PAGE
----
Hurlock to sell bonds for water main project

Hurlock, Maryland
HURLOCK — At the March 14 town meeting the council voted to approve Ordinance 2016-1 that allows the town to enter into a bond agreement for the water main construction project. Attorney Robert Merriken read the ordinance, drafted by a bond attorney, which approves the General Obligation Installment Bond that was introduced on Feb. 22 to cover costs of construction and rehabilitation of the current water main with a principal amount not to exceed $1,110,000. The replacement and repair of the water main has already begun on Main Street.
Mr. Merrick explained that the town finances major projects by selling bonds. Town Administrator John Avery explained that a $500,000 bond taken out several years ago was paid off last month. The early payoff, $147,000, will save the town about $29,000 in interest. He noted that Ordinance 2016-1 is “exactly the same process.” The administrator said the interest rate is 2.125 percent and slightly under $5,000 in monthly payments. The police station loan payback is about $5,000 monthly.

An “aye” vote on Resolution 2016-1 authorized the town to reimburse expenditures that have already been incurred for the police station and the water main replacement projects. The “soft costs” for engineering could be added to the loan if the town wanted to reimburse itself for the construction costs. However, Mr. Avery said that would increase the loan, “which we don’t want to do.”

Hurlock Mayor Joyce Spratt reported that on April 2 fire hydrants will be flushed and suggested residents should not wash clothing that day. Annual Spring Clean Up Day is slated for April 16 with roll-offs for residents’ trash available near the police station; April 14 and 21 are free bulk pick-up days and citizens should call the town office to register. May 20 promises to be a big day! The new police station is slated for a grand opening and ribbon cutting at 2 pm.

Police Chief Michael Henry noted, “February was a busy month for us.” He said the department received 570 calls for service: 24 reports included theft, property damage, counterfeit currency, and automobile theft. He said three adults and two juveniles were arrested.
Dorchester County Councilman Rick Price reported that if the town wants to include a request for inclusion in the FY2017 budget, letters of request describing the project plus contact information should be sent to the county manager and/or the council. He said the council will be considering amendments to the county waste management plan which includes the vertical expansion of the Beulah landfill. The county is waiting for a response from the Governor’s office “for some direction based on the zero waste legislation that came in under Gov. O’Malley.” While there is no final decision the council will discuss the issue at one of the two April meetings. April 5 is the annual meeting with municipalities about the tax differential.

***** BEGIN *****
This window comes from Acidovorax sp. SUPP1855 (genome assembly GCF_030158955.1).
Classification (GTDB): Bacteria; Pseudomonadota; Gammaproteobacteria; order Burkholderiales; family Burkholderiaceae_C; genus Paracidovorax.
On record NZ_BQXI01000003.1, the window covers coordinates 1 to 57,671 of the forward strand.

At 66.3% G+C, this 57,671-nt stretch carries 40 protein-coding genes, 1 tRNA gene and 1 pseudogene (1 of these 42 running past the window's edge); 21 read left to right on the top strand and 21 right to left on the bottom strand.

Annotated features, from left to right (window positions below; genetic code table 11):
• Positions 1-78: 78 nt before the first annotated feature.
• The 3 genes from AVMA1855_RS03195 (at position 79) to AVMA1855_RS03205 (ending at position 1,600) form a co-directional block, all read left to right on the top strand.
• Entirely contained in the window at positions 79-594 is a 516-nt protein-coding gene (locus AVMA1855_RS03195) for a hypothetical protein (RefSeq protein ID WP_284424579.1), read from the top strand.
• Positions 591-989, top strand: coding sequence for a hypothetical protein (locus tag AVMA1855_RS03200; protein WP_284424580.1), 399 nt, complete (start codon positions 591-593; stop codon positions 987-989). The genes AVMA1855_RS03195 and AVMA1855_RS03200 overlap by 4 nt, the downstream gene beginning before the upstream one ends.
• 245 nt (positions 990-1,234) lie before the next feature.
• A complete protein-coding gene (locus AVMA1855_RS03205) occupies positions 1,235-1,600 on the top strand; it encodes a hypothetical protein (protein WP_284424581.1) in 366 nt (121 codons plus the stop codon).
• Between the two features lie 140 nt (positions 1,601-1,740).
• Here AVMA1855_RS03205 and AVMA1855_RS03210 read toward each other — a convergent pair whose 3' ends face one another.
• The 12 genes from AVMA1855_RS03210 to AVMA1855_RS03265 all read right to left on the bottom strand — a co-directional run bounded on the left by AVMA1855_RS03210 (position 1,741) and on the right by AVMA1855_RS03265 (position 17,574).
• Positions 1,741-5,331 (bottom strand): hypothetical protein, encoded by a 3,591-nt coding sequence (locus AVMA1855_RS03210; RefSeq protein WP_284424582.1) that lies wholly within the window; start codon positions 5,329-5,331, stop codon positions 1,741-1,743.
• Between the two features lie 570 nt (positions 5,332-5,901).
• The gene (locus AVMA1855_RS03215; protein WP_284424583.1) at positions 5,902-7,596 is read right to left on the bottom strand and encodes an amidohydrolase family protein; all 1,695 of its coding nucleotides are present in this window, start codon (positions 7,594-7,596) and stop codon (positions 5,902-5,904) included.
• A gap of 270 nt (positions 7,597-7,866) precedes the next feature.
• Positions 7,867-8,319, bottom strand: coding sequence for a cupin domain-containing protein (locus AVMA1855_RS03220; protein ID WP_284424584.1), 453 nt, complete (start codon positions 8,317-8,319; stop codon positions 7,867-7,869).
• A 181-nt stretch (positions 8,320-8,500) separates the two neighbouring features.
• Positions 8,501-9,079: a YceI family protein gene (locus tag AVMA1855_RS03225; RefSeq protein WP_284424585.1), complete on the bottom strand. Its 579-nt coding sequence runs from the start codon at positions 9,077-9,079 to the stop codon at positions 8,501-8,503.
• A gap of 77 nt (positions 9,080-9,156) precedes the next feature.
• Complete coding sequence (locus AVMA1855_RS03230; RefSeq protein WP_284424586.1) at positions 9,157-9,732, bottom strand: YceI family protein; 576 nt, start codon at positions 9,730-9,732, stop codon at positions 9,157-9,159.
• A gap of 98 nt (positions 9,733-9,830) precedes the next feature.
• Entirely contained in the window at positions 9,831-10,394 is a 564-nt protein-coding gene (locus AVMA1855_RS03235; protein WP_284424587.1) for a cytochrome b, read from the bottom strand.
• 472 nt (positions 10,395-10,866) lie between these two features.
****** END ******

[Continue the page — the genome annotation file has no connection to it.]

Councilman Charles Cephas said during council comments, “I had a citizen approach me today about the water and sewer cost reduction that I discussed at the last meeting. They were under the impression that I said I wanted meters. But that’s incorrect. It was about how we could reduce the rates.” He said town officials “have to plan; to look at the current way we do the calculations for the water and sewer.” He added that counting the number of cold water spigots in a home may not be a fair way to charge. And, the new high school will bring added costs to citizens as well. “All the municipalities are going to be hit with a portion of the pie,” he said.

Another rumor was put to rest after resident Jack Lewis asked if his community, Woods Edge, pays “more than other parts of the town.” Both Mayor Spratt and Mr. Avery answered emphatically, “Absolutely not.” Ms. Spratt said, “That would be illegal.” Mr. Avery explained if “somebody has 10 cold water taps on N. Main St. and somebody has 10 taps in Woods Edge the charge is exactly the same.”

Administrator Avery reassured “everybody here and in the town that the mayor and I work every day to reduce costs.” He said the just approved 2.125 percent obligation bond could be reduced to 1.99 percent. “We constantly do everything we can to use taxpayer money the best way we can. In the last four years we have paid off over $300,000 a year in loan and interest payments. We are incurring about $100,000 a year between the two new loans we are making. Those loans have no pre-payment penalties and can be paid off early. If we can do that, we will do that … Between the two projects we are doing $3 million worth of improvements to the town.”

In July and October of 2014 Councilman Cephas raised the issue of young people roaming the town late at night. He asked the Mayor and Council to consider a recreation center for youth; and, a curfew for youngsters. Currently the charter’s Section 6-202 holds parents and guardians responsible for minors who violate an existing 10 pm-5 am curfew.
He mentioned it again at the March 14 meeting and asked the council to re-consider a curfew for youth this summer. “Trouble is starting early,” he said, and a carefully thought out system would “not hurt anyone.” Councilman Earl Murphy suggested that a generic curfew template created by the Maryland Municipal League (MML) could be used as a foundation.

In response to a citizen who questioned Ccouncilman Murphy about citizen input in budget work sessions, Mayor Spratt explained, “Before we have a meeting with the council on the (FY2017) budget we’ll have an open work session … ” She and Mr. Murphy noted that suggestions by residents can be submitted at any time. “We’ll take those ideas and discuss them in an open work session.”

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